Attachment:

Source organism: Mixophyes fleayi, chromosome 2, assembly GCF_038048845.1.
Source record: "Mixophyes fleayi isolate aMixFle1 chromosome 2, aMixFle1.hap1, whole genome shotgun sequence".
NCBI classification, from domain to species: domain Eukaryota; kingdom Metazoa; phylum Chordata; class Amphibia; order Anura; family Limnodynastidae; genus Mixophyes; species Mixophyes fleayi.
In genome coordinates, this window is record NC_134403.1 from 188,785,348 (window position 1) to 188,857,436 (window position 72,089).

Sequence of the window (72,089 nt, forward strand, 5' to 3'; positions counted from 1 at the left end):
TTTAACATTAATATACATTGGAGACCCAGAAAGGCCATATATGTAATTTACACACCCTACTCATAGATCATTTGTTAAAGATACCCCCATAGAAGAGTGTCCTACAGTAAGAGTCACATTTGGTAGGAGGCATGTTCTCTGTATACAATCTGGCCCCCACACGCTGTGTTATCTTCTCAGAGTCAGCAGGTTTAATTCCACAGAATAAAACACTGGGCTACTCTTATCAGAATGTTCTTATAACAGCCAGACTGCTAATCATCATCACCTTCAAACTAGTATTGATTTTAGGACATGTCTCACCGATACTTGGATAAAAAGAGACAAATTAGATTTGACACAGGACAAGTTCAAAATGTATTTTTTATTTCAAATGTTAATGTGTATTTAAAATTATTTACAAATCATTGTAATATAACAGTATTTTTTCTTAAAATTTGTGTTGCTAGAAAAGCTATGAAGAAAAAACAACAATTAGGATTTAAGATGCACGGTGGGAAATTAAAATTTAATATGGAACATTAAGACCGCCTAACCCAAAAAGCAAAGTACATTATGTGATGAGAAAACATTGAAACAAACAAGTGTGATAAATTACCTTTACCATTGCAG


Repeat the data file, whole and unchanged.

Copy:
Source organism: Mixophyes fleayi, chromosome 2, assembly GCF_038048845.1.
Source record: "Mixophyes fleayi isolate aMixFle1 chromosome 2, aMixFle1.hap1, whole genome shotgun sequence".
NCBI classification, from domain to species: domain Eukaryota; kingdom Metazoa; phylum Chordata; class Amphibia; order Anura; family Limnodynastidae; genus Mixophyes; species Mixophyes fleayi.
In genome coordinates, this window is record NC_134403.1 from 188,785,348 (window position 1) to 188,857,436 (window position 72,089).

Sequence of the window (72,089 nt, forward strand, 5' to 3'; positions counted from 1 at the left end):
TTTAACATTAATATACATTGGAGACCCAGAAAGGCCATATATGTAATTTACACACCCTACTCATAGATCATTTGTTAAAGATACCCCCATAGAAGAGTGTCCTACAGTAAGAGTCACATTTGGTAGGAGGCATGTTCTCTGTATACAATCTGGCCCCCACACGCTGTGTTATCTTCTCAGAGTCAGCAGGTTTAATTCCACAGAATAAAACACTGGGCTACTCTTATCAGAATGTTCTTATAACAGCCAGACTGCTAATCATCATCACCTTCAAACTAGTATTGATTTTAGGACATGTCTCACCGATACTTGGATAAAAAGAGACAAATTAGATTTGACACAGGACAAGTTCAAAATGTATTTTTTATTTCAAATGTTAATGTGTATTTAAAATTATTTACAAATCATTGTAATATAACAGTATTTTTTCTTAAAATTTGTGTTGCTAGAAAAGCTATGAAGAAAAAACAACAATTAGGATTTAAGATGCACGGTGGGAAATTAAAATTTAATATGGAACATTAAGACCGCCTAACCCAAAAAGCAAAGTACATTATGTGATGAGAAAACATTGAAACAAACAAGTGTGATAAATTACCTTTACCATTGCAG